Whether your wedding is planned or last minute, Yerkes Wedding Salon has you covered. All you need is a marriage license, $100, and heart full of love. Yerkes, a well-known staple of East Baltimore Pike, is a one-stop shop of matrimony. This civil service business has been helping Philadelphians tie the knot since 1912.
Dawson Martin Yerkes ran his wedding business out of the basement of his home at 6413 Market Street. At the time there was a need for secular weddings with a flexible schedule. “A lot of people got married in a church, and those people who didn’t have somewhere to go went to the courthouse,” said Karen Terwilliger, Yerkes’ current owner. “But those weddings could only happen during regular business hours. So when Yerkes started, it was only on the weekends.”
Terwilliger’s father and former mayor of East Lansdowne, William Smyrl, worked for Yerkes as a Justice of the Peace in the 1970s and later bought the business after the owner died. He says that Yerkes was a Marion County Magistrate by day and officiated every wedding himself. “He would always mark down the weddings, the date and time, 7PM, 8PM, sometimes 10PM. Because it was his home, he would just go down, do the weddings, and the people were gone. From 1920 on, he really did a lot of weddings. [He] must have done 1,500 weddings a year,” said Smyrl. When Yerkes died in 1962, Sylvia, Yerkes’ secretary, took over. The borough code for officiating weddings changed in the late 60s and took away a magistrate’s power to marry, so Sylvia hired Smyrl and two Baptist ministers to take over the legal wedding duties. The dedicated Yerkes’ personal records reveal that his huge workload at the wedding salon could have easily been split between three men.
Joseph Guzman recalls stories of his parent’s marriage at Yerkes’ original location on Market Street in 1959. An Italian couple from South Philly, David proposed to Catherine while on a chaperoned date in Wildwood, NJ. David wasn’t Catholic, so they sought the secular help of Yerkes. Guzman’s parents only lasted seven years, though the two never moved out of their neighborhood and remained close friends. “They were too young,” says Guzman. “My mother would say ‘I loved your father, but I was too dumb.’ He was a little older, more street wise, hanging on the corner, that sort of thing. But I don’t think he ever got over my mother, either. He would come around and she would sit on his lap and play with his hair. And he never removed the tattoo of her name on his arm.”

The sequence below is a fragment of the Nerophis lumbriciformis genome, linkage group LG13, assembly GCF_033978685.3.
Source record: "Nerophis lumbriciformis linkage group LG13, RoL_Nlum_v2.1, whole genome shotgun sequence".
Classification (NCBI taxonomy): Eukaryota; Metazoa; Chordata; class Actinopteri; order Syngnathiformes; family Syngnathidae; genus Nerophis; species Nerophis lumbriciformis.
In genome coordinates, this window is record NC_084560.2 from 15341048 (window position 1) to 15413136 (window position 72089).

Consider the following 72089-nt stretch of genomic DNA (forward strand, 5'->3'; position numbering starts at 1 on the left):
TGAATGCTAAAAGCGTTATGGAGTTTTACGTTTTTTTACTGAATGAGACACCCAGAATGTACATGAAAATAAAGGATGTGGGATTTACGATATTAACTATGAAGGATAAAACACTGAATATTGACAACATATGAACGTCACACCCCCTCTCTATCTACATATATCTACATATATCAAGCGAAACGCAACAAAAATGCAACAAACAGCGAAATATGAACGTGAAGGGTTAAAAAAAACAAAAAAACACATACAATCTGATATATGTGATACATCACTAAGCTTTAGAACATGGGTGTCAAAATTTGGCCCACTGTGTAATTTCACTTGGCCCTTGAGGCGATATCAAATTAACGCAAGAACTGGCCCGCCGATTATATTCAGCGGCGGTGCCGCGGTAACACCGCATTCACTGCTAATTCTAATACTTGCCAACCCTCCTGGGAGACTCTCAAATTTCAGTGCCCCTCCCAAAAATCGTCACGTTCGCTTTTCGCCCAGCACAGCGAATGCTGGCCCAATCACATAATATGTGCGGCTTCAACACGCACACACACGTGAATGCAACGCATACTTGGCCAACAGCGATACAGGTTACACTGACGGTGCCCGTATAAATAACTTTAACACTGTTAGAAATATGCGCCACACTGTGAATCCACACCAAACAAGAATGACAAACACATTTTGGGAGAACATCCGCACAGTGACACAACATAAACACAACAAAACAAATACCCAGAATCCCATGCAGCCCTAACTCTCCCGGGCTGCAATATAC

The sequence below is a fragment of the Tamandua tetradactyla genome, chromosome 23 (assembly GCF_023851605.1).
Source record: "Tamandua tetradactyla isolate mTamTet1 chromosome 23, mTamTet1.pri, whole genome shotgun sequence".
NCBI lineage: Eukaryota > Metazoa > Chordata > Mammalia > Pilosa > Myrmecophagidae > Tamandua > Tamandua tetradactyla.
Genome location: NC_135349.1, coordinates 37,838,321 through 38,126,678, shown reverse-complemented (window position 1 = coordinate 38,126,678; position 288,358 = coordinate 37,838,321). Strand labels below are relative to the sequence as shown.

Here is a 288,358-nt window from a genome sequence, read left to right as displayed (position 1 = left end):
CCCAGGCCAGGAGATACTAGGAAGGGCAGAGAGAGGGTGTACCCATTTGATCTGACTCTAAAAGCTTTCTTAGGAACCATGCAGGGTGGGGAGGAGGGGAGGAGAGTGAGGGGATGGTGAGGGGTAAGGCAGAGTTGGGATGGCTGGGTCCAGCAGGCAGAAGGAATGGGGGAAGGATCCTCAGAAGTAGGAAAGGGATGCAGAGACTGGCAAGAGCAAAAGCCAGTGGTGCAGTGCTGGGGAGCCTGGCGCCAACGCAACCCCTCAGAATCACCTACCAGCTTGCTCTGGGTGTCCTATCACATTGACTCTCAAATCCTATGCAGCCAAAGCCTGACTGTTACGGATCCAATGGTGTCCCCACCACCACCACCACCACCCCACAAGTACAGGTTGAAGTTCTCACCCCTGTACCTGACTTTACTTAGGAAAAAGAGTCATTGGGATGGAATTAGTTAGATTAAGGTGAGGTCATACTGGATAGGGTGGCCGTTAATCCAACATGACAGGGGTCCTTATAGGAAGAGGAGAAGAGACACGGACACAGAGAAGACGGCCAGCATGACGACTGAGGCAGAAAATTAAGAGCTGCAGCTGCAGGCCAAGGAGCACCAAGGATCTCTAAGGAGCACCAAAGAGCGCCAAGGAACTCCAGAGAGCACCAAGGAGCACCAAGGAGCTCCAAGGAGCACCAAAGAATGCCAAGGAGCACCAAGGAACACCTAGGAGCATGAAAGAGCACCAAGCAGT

‘Everybody knows Yerkes’
After 80 years on Market Street, Smryl moved Yerkes to Baltimore Pike in East Lansdowne. “When my father and I took over, we had to keep the name, because it was a household name,” said Terwilliger. “I used to ask people, ‘How did you find out about Yerkes?’ and they would just laugh and say ‘Everybody knows Yerkes.’ In fact, I’ve heard people refer to other chapels as Yerkes. They’ll say, ‘Well there’s a Yerkes down this street,’ but really, there’s just the one,” she said.
Stephanie and Willy have both been married at Yerkes before taking the plunge together. They plan on moving to Mississippi soon, and wanted to make it official before they leave. “Yerkes is easy,” said Willy. Right after their ceremony their next stop was to pick up their five kids from school. “We’re going to tell them first thing,” said Stephanie, “We’re married!”
Smyrl says the location has changed, but not the experience. Even the décor resembles the old Market Street basement. “In the old location, one wall was all mirrors and we stole the same design for here,” said Smyrl. Throughout the years, those mirrors have reflected an endless kaleidoscope of special days. Spend an hour in the lobby and you’ll hear at least two languages, four weddings, and meet five generations of families.
Recently, Bruce, from Lansdowne, married into Huda’s Yemeni family. They met on the street in their neighborhood. Bruce had plans for an exotic honeymoon in Hawaii or Puerto Rico, but when asked Huda said, “I want to go anywhere with him. I want to go in his heart,” to which Bruce romantically replied, “I change my answer! I don’t want to go any of those places. I want to go in her heart.” And thus Yerkes has worked their magic again.
Terwilliger recalls one bride’s close call with breaking tradition. “One time a couple came in and they were so late I didn’t think they were coming. As they were getting married, a man came through the door with her dress. And halfway through the ceremony, she put it on. She really wanted to be married in her wedding dress,” she said.
Facilitating unique ceremonies is what Yerkes does best. “I married one couple in a taxicab. That was a funny one,” said Smyrl. They met in a cab and kept seeing each other. “When they got married, they wanted the wedding in a cab, so we did it parked out front in the gas station,” he said.